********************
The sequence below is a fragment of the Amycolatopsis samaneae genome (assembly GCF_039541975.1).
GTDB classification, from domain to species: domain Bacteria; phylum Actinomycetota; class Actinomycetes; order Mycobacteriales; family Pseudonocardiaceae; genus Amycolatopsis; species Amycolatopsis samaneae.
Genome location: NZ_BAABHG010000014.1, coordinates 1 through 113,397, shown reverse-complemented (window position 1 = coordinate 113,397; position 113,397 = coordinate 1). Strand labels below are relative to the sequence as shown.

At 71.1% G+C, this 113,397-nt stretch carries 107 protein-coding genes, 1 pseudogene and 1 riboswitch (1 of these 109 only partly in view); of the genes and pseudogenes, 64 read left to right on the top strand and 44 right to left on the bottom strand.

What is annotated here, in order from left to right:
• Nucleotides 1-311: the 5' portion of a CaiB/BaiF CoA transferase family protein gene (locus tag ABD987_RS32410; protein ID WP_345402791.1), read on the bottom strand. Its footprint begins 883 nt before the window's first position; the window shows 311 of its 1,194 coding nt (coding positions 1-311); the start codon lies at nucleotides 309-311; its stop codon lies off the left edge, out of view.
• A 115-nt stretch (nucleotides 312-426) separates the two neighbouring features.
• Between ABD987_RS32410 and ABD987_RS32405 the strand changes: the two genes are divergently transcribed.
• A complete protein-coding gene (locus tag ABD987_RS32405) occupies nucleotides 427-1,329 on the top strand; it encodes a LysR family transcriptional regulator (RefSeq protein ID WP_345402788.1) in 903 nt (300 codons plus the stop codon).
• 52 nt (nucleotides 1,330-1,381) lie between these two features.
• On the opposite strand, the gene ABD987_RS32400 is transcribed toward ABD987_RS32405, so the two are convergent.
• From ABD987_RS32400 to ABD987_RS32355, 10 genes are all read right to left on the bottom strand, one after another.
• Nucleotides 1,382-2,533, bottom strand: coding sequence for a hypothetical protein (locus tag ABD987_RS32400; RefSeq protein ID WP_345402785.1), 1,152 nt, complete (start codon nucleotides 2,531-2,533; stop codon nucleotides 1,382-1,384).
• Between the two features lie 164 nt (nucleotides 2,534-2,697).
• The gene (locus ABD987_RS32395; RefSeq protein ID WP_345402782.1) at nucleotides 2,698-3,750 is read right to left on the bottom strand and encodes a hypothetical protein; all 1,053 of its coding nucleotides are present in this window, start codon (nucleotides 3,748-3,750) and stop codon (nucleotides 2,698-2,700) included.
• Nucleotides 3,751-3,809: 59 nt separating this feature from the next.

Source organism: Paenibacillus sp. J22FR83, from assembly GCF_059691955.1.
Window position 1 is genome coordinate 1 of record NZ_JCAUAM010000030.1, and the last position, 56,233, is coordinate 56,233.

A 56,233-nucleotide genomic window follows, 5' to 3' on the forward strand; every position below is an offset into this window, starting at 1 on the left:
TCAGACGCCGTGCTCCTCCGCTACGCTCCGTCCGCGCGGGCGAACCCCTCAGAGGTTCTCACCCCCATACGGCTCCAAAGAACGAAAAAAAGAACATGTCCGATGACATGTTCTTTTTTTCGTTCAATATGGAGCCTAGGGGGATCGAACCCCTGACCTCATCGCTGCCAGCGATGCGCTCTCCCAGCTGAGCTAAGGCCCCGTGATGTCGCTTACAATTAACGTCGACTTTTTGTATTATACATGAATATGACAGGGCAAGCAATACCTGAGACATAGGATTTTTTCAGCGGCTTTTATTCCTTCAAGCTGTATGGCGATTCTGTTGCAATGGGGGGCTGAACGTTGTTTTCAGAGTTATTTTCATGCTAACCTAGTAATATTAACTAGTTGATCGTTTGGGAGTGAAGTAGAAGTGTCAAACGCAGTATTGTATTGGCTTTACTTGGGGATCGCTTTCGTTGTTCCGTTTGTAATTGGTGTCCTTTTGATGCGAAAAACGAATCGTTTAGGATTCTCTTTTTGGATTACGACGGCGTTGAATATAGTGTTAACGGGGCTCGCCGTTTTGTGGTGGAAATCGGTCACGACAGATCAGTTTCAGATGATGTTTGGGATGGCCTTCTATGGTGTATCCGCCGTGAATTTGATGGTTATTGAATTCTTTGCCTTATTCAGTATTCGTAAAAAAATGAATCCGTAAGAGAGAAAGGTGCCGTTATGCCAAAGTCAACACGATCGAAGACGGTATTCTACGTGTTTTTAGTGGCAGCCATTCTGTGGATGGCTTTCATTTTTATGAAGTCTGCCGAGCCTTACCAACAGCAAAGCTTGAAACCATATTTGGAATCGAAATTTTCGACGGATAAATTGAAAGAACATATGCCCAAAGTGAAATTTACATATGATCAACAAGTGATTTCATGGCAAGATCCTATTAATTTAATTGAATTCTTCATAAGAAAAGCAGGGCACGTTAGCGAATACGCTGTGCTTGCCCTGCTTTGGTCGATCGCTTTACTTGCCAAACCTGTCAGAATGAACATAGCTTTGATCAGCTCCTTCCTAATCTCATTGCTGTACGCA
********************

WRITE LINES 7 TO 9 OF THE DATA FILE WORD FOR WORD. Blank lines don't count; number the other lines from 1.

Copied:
• A 115-nt stretch (nucleotides 312-426) separates the two neighbouring features.
• Between ABD987_RS32410 and ABD987_RS32405 the strand changes: the two genes are divergently transcribed.
• A complete protein-coding gene (locus tag ABD987_RS32405) occupies nucleotides 427-1,329 on the top strand; it encodes a LysR family transcriptional regulator (RefSeq protein ID WP_345402788.1) in 903 nt (300 codons plus the stop codon).